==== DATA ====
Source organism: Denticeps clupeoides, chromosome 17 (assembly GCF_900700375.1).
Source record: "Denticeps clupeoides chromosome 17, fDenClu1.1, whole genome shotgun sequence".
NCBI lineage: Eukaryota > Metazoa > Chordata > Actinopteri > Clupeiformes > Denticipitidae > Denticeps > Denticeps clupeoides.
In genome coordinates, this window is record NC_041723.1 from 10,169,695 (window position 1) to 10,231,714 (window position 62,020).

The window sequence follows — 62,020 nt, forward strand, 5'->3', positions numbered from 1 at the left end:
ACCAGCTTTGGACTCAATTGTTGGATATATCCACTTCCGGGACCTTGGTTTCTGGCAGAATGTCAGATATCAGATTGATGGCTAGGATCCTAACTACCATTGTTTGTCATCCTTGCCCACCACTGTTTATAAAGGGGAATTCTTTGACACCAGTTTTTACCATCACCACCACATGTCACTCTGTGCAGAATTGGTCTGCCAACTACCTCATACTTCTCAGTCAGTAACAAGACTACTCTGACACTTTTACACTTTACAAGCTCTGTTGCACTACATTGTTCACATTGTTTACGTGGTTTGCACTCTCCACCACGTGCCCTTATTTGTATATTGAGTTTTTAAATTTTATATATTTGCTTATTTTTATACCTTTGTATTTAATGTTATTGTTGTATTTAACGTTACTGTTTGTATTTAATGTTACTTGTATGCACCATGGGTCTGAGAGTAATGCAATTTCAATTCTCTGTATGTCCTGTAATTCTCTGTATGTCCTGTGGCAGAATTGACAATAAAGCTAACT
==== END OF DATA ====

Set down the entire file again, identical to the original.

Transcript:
Source organism: Denticeps clupeoides, chromosome 17 (assembly GCF_900700375.1).
Source record: "Denticeps clupeoides chromosome 17, fDenClu1.1, whole genome shotgun sequence".
NCBI lineage: Eukaryota > Metazoa > Chordata > Actinopteri > Clupeiformes > Denticipitidae > Denticeps > Denticeps clupeoides.
In genome coordinates, this window is record NC_041723.1 from 10,169,695 (window position 1) to 10,231,714 (window position 62,020).

The window sequence follows — 62,020 nt, forward strand, 5'->3', positions numbered from 1 at the left end:
ACCAGCTTTGGACTCAATTGTTGGATATATCCACTTCCGGGACCTTGGTTTCTGGCAGAATGTCAGATATCAGATTGATGGCTAGGATCCTAACTACCATTGTTTGTCATCCTTGCCCACCACTGTTTATAAAGGGGAATTCTTTGACACCAGTTTTTACCATCACCACCACATGTCACTCTGTGCAGAATTGGTCTGCCAACTACCTCATACTTCTCAGTCAGTAACAAGACTACTCTGACACTTTTACACTTTACAAGCTCTGTTGCACTACATTGTTCACATTGTTTACGTGGTTTGCACTCTCCACCACGTGCCCTTATTTGTATATTGAGTTTTTAAATTTTATATATTTGCTTATTTTTATACCTTTGTATTTAATGTTATTGTTGTATTTAACGTTACTGTTTGTATTTAATGTTACTTGTATGCACCATGGGTCTGAGAGTAATGCAATTTCAATTCTCTGTATGTCCTGTAATTCTCTGTATGTCCTGTGGCAGAATTGACAATAAAGCTAACT